Aside from the presentations, I managed to grab a few words with Dr. George Arnold – the man chosen by Dr. Gallagher to head up NIST’s Smart Grid initiative:
David Fessler: Dr. Arnold, can you start by telling me a little more about NIST’s role in the development of the Smart Grid standards here in the United States – and why it’s so important?
Dr. Arnold: The Energy Independence and Security Act of 2007 (EISA) has the development of the Smart Grid as a national policy goal. It appointed NIST and gave us the primary responsibility to coordinate standards development. The ultimate goal is to achieve inter-operability of Smart Grid devices and systems across the country.
David Fessler: You mentioned in your opening remarks yesterday that 30 years from now, the Smart Grid will be viewed as the “first great infrastructure project of the 21st century.” How so?
Dr. Arnold: The Smart Grid will fundamentally change how energy is priced, and how we think about and use energy, both at work and at home, and even while we’re driving.
Electricity movement will be more of a dynamic two-way flow as opposed to the static one-way flow we are used to today.
There are currently 130 major Smart Grid projects underway in 45 states. Over 18 million Smart Meters will be installed over the next few years in the United States alone. And that’s just a small part of what the Smart Grid will be.
David Fessler: NIST just announced the release of Version 1.0 of the “Framework and Roadmap for Smart Grid Interoperability Standards.” Can you explain this in layman’s terms?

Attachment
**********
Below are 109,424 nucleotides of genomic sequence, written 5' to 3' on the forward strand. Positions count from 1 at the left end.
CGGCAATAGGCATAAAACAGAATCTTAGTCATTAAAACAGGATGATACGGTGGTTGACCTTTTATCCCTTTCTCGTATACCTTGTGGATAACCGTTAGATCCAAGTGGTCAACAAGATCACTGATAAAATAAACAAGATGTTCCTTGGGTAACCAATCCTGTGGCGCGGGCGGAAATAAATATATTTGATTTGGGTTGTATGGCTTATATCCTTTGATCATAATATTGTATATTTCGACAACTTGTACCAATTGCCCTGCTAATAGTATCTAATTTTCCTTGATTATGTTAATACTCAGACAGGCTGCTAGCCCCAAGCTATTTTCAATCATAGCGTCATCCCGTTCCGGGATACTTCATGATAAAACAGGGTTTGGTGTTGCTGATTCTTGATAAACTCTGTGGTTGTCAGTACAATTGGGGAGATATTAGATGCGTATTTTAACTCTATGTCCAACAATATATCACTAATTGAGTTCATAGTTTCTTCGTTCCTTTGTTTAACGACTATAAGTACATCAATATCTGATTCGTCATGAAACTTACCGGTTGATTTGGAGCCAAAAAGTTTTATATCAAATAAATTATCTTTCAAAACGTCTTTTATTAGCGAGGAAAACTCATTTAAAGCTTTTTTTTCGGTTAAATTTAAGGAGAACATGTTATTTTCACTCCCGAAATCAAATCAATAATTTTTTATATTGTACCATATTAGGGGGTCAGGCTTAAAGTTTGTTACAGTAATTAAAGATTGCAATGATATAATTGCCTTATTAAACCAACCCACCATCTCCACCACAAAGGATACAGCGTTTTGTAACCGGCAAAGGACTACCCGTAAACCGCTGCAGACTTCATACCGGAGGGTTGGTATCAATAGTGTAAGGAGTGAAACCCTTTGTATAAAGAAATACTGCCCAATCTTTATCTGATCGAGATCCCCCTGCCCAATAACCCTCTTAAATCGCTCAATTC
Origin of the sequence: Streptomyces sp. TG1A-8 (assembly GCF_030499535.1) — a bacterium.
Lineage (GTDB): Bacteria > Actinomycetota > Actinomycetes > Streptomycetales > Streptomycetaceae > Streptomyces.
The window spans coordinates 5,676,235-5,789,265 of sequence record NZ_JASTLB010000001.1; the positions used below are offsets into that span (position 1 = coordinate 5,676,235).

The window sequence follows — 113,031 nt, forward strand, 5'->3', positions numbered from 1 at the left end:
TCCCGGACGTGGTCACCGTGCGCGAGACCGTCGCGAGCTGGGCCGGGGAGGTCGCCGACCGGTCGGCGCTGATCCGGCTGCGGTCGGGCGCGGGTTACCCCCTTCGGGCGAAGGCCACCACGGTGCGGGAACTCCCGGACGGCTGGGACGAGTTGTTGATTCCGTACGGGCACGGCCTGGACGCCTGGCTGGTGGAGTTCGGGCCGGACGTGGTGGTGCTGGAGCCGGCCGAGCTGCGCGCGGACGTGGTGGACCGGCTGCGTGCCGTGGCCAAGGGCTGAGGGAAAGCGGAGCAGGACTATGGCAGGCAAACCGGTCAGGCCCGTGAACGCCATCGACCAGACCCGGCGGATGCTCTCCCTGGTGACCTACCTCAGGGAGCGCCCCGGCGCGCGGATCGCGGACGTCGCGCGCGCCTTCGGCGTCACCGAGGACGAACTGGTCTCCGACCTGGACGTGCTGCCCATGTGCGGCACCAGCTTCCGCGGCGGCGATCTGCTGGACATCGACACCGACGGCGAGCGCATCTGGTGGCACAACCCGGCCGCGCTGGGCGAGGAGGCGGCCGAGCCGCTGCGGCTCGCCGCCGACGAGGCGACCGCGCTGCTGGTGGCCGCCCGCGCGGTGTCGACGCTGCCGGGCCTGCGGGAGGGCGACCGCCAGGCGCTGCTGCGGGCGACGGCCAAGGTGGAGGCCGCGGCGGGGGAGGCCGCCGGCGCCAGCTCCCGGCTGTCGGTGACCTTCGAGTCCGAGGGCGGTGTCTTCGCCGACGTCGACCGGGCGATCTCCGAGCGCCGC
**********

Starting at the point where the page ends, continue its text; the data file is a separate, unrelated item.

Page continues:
Dr. Arnold: National and international standards are a critical enabler for the Smart Grid. Without them, you’d have essentially what we have today: 3,100 electric utilities operating alone.
Version 1.0 is the first release of a Smart Grid inter-operability framework, and it contains a roadmap for its further development.
David Fessler: What do you see as the biggest challenge in rolling out the Smart Grid here in the United States?
Dr. Arnold: An educated consumer. In the end, it’s the consumer who’s going to have to pay for the Smart Grid. Unless they see the benefits, they’re not going to spend money on it, or things to connect to it.
In Part 2 of my report from this crucial Smart Grid conference later this week, I’ll bring you my discussions with two more top industry executives, who’ll share their thoughts on exactly how the Smart Grid should be set up… how consumers stand to benefit from it… and why this important sector is set up for investors to profit.
P.S: Speaking of energy and electricity, if you haven’t had a chance to check out this new report yet, I encourage you to take a few moments to do so. It details a new “green power plant,” known as the Fredonia Reactor, which is 62 times more powerful than a traditional nuclear reactor and runs on what the International Energy Agency calls “the most advanced of the ‘new’ renewable energy technologies.”
Not only that, the Department of Energy states that this resource “could supply one-fifth of all electricity in the country.” Get all the details here.